Baroque classical music in the reading room may improve mood and productivity

Apr 23, 2009

Baroque classical music in the reading room can help improve radiologists work lives, potentially improving diagnostic efficiency and accuracy, according to a study performed by researchers at the University of Maryland in Baltimore, MD, Harbor Hospital in Baltimore, MD, and the University of Pennsylvania Health System in Philadelphia, PA.

Eight radiologists participated in the study and rated their mood, concentration, perceived diagnostic accuracy, productivity and work satisfaction on a seven point scale. "The greatest positive effects were noted with regard to mood and work satisfaction, with 63% and 50% of respondents reporting a positive impact," said Sohaib Mohiuddin, MD, and Paras Lakhani, MD, lead authors of the study. "No participants indicated a negative effect on mood, perceived diagnostic accuracy, productivity or work satisfaction. Only one participant (12.5%) indicated a negative effect of music on concentration," they said.

"Given the increased workload of today's radiologists, we were interested in looking at environmental factors that could improve the work environment for today's busy radiology reading rooms," said Dr. Mohiuddin.

"Other studies have correlated baroque classical music with improved spatial reasoning, attentiveness and concentration and personally, I have found that listening to aids my and interpretative abilities," said Dr. Lakhani. "We are currently performing a larger study with more subjects to validate these results," they said.

More information: This study will be presented at the 2009 ARRS Annual Meeting in Boston, MA, on Monday, April 27.

Source: American Roentgen Ray Society

Explore further: Doctor behind 'free radical' aging theory dies

add to favorites email to friend print save as pdf

Related Stories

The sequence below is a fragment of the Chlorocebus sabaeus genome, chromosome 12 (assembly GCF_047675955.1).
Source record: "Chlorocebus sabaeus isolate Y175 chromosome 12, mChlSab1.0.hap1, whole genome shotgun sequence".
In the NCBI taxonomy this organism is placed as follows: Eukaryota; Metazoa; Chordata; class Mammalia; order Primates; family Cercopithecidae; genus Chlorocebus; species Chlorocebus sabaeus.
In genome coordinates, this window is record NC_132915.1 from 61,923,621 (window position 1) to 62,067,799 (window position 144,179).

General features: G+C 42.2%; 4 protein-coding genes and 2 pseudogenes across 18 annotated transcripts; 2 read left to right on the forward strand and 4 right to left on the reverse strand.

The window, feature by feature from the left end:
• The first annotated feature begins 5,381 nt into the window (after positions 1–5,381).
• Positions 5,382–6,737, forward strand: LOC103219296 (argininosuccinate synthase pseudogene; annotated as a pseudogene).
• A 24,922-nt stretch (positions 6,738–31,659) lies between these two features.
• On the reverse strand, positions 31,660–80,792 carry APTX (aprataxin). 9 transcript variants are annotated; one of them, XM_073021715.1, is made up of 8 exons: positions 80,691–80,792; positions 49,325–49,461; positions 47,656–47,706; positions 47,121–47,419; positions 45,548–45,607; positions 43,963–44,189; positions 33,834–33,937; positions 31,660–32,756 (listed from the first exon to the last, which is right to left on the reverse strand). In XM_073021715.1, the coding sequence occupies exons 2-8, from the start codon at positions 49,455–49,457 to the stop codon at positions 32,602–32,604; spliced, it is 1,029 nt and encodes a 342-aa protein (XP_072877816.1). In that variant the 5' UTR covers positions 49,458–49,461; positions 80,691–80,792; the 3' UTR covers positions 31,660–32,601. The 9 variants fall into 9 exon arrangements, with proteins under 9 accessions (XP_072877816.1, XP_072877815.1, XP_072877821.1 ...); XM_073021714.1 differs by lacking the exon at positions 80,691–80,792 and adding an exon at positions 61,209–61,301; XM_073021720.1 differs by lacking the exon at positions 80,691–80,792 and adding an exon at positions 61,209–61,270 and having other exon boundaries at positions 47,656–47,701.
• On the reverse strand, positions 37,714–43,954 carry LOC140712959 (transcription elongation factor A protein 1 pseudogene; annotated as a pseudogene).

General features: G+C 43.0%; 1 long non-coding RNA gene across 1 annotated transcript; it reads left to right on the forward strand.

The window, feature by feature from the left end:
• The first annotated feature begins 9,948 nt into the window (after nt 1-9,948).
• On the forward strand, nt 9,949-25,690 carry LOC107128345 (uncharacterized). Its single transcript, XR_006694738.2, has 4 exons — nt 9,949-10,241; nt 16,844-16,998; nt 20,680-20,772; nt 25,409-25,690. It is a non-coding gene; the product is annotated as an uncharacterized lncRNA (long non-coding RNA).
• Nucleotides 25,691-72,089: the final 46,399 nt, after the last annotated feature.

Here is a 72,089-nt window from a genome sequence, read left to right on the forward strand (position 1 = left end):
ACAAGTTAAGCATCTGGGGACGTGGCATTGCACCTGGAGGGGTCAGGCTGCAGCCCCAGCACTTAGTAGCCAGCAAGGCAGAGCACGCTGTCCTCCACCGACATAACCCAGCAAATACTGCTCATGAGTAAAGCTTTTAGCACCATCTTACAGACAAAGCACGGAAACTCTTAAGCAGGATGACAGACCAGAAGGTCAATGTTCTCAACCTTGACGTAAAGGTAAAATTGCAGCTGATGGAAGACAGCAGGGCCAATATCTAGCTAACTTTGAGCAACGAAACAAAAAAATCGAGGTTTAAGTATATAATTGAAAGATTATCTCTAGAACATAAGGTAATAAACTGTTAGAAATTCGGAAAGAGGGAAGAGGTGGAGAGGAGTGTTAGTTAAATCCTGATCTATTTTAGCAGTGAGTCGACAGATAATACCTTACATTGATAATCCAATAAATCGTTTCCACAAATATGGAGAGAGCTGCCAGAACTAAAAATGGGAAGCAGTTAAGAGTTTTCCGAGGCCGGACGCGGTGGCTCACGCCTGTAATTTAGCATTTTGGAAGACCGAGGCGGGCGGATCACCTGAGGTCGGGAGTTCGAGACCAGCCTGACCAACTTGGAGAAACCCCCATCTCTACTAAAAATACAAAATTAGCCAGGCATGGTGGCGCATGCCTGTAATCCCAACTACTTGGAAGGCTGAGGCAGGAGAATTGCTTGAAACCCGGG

Reading ability protects brain from lead exposure

Jul 31, 2007

Lead smelter workers who are better readers have more protection against the effect of lead exposure on the brain than those who do not read as well, according to a study on the impact of cognitive reserve published in the ...

Recommended for you

Doctor behind 'free radical' aging theory dies

6 hours ago

Dr. Denham Harman, a renowned scientist who developed the most widely accepted theory on aging that's now used to study cancer, Alzheimer's disease and other illnesses, has died in Nebraska at age 98.

Mexican boy who had massive tumor recovering

16 hours ago

An 11-year-old Mexican boy who had pieces of a massive tumor removed and who drew international attention after U.S. officials helped him get treatment in the southwestern U.S. state of New Mexico is still recovering after ...

New medical device to make the mines safer

Nov 21, 2014

Dehydration can be a serious health issue for Australia's mining industry, but a new product to be developed with input from Flinders University's Medical Device Partnering Program (MDPP) is set to more effectively ...

US family gets $6.75 million in Botox case

Nov 20, 2014

A New York couple who said Botox treatment of their son's cerebral palsy left him with life-threatening complications and sued its manufacturer won a $6.75 million verdict from a federal jury on Thursday.

User comments : 0

Please sign in to add a comment. Registration is free, and takes less than a minute. Read more

Click here to reset your password.
Sign in to get notified via email when new comments are made.